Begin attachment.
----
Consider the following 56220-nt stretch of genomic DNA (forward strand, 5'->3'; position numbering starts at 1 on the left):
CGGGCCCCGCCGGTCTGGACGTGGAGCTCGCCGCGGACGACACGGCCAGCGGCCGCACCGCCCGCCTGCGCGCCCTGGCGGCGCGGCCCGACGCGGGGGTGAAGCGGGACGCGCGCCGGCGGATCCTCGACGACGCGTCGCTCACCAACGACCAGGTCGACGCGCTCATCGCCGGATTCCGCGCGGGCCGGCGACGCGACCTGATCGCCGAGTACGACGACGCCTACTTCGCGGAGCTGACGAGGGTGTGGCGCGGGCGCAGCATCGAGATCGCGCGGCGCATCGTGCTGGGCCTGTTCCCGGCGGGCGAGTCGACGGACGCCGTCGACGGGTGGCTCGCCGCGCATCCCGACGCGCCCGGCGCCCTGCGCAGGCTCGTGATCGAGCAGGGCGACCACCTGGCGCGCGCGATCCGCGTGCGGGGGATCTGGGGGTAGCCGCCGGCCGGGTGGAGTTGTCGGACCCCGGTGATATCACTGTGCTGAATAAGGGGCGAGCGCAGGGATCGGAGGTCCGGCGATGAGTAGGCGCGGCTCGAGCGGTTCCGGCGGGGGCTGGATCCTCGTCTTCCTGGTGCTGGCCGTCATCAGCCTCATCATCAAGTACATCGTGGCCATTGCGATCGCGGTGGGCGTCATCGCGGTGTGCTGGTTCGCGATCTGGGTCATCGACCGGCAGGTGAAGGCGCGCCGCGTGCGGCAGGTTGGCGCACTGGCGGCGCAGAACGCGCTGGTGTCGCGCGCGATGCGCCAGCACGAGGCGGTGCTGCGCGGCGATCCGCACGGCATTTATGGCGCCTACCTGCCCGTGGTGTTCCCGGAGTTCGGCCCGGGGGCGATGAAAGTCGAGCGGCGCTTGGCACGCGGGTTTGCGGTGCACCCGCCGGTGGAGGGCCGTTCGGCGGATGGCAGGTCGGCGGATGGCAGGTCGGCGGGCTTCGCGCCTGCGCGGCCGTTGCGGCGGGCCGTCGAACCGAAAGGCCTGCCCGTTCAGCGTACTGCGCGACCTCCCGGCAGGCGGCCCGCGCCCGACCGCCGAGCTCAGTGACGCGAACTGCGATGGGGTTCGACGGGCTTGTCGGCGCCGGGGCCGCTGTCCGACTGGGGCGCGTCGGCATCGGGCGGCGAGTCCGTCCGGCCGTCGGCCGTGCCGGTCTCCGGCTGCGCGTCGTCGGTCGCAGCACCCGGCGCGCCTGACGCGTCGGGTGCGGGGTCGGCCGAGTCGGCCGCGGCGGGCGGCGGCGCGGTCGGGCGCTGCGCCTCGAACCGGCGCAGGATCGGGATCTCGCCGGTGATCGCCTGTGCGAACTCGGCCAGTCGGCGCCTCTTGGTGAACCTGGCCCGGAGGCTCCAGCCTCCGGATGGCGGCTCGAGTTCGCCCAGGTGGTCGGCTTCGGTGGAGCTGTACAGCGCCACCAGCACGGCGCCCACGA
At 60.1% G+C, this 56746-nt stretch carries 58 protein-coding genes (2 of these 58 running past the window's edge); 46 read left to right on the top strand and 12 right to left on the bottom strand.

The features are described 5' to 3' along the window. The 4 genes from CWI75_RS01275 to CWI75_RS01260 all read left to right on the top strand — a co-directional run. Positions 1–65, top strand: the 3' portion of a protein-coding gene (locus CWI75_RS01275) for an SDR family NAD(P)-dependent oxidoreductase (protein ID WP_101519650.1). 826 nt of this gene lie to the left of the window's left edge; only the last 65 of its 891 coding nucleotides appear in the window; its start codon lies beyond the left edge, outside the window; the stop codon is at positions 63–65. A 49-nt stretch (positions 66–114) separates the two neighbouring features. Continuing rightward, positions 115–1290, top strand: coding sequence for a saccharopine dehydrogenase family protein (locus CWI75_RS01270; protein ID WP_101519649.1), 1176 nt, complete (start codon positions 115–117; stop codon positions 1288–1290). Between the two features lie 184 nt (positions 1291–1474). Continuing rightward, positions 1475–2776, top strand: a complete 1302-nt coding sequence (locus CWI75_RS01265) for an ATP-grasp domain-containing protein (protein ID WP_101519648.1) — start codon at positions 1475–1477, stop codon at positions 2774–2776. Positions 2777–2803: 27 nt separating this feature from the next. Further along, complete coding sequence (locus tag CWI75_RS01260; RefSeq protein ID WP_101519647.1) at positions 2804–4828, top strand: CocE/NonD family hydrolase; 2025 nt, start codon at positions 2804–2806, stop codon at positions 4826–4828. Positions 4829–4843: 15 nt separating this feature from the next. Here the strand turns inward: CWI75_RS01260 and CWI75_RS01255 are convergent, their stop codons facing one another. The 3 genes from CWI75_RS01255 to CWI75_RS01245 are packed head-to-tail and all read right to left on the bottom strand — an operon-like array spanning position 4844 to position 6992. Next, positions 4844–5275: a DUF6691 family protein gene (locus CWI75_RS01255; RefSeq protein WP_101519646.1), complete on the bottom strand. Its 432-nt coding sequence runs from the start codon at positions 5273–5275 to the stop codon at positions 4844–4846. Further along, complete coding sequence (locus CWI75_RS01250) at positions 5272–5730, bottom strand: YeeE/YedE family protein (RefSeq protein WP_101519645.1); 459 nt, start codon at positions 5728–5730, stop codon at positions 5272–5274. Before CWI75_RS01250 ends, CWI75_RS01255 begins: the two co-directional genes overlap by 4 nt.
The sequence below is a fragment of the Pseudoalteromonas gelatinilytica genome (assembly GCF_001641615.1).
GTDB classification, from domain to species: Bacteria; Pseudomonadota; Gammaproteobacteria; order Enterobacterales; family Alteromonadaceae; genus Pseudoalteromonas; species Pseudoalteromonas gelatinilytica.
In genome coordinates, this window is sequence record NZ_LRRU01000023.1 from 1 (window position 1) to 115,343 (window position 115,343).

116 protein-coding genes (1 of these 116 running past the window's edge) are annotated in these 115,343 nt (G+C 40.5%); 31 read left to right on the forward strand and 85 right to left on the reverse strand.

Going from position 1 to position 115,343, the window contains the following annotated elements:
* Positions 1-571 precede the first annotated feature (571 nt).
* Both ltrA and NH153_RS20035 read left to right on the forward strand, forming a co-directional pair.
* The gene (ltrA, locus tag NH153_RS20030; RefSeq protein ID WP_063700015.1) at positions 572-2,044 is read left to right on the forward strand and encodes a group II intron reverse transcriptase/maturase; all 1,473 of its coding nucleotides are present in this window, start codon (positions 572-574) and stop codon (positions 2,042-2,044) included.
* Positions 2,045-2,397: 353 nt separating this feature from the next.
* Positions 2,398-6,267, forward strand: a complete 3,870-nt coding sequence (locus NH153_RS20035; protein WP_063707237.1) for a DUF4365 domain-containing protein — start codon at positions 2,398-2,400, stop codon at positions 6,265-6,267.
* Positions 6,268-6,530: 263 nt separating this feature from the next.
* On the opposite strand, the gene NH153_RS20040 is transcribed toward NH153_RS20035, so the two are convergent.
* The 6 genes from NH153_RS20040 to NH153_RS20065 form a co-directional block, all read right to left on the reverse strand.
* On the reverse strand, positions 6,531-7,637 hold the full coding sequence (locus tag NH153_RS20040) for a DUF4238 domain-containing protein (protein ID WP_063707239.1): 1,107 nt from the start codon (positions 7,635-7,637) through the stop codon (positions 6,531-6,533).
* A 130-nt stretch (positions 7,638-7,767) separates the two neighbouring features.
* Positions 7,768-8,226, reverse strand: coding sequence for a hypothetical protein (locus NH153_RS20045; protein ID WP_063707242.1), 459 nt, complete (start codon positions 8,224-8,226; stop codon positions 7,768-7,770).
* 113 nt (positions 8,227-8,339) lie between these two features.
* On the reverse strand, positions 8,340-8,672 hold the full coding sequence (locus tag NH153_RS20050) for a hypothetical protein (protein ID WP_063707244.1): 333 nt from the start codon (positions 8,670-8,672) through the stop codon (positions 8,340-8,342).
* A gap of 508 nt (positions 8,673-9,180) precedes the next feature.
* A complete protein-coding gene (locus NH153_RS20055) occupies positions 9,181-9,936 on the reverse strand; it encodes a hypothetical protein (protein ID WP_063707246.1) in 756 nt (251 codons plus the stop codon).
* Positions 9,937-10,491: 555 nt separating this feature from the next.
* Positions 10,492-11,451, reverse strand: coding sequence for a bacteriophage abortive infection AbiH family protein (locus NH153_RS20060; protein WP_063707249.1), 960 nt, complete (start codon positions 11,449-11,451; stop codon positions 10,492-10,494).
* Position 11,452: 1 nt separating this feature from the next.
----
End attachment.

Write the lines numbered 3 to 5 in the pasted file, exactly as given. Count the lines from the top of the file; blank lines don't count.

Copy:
At 60.1% G+C, this 56746-nt stretch carries 58 protein-coding genes (2 of these 58 running past the window's edge); 46 read left to right on the top strand and 12 right to left on the bottom strand.

The features are described 5' to 3' along the window. The 4 genes from CWI75_RS01275 to CWI75_RS01260 all read left to right on the top strand — a co-directional run. Positions 1–65, top strand: the 3' portion of a protein-coding gene (locus CWI75_RS01275) for an SDR family NAD(P)-dependent oxidoreductase (protein ID WP_101519650.1). 826 nt of this gene lie to the left of the window's left edge; only the last 65 of its 891 coding nucleotides appear in the window; its start codon lies beyond the left edge, outside the window; the stop codon is at positions 63–65. A 49-nt stretch (positions 66–114) separates the two neighbouring features. Continuing rightward, positions 115–1290, top strand: coding sequence for a saccharopine dehydrogenase family protein (locus CWI75_RS01270; protein ID WP_101519649.1), 1176 nt, complete (start codon positions 115–117; stop codon positions 1288–1290). Between the two features lie 184 nt (positions 1291–1474). Continuing rightward, positions 1475–2776, top strand: a complete 1302-nt coding sequence (locus CWI75_RS01265) for an ATP-grasp domain-containing protein (protein ID WP_101519648.1) — start codon at positions 1475–1477, stop codon at positions 2774–2776. Positions 2777–2803: 27 nt separating this feature from the next. Further along, complete coding sequence (locus tag CWI75_RS01260; RefSeq protein ID WP_101519647.1) at positions 2804–4828, top strand: CocE/NonD family hydrolase; 2025 nt, start codon at positions 2804–2806, stop codon at positions 4826–4828. Positions 4829–4843: 15 nt separating this feature from the next. Here the strand turns inward: CWI75_RS01260 and CWI75_RS01255 are convergent, their stop codons facing one another. The 3 genes from CWI75_RS01255 to CWI75_RS01245 are packed head-to-tail and all read right to left on the bottom strand — an operon-like array spanning position 4844 to position 6992. Next, positions 4844–5275: a DUF6691 family protein gene (locus CWI75_RS01255; RefSeq protein WP_101519646.1), complete on the bottom strand. Its 432-nt coding sequence runs from the start codon at positions 5273–5275 to the stop codon at positions 4844–4846. Further along, complete coding sequence (locus CWI75_RS01250) at positions 5272–5730, bottom strand: YeeE/YedE family protein (RefSeq protein WP_101519645.1); 459 nt, start codon at positions 5728–5730, stop codon at positions 5272–5274. Before CWI75_RS01250 ends, CWI75_RS01255 begins: the two co-directional genes overlap by 4 nt.
The sequence below is a fragment of the Pseudoalteromonas gelatinilytica genome (assembly GCF_001641615.1).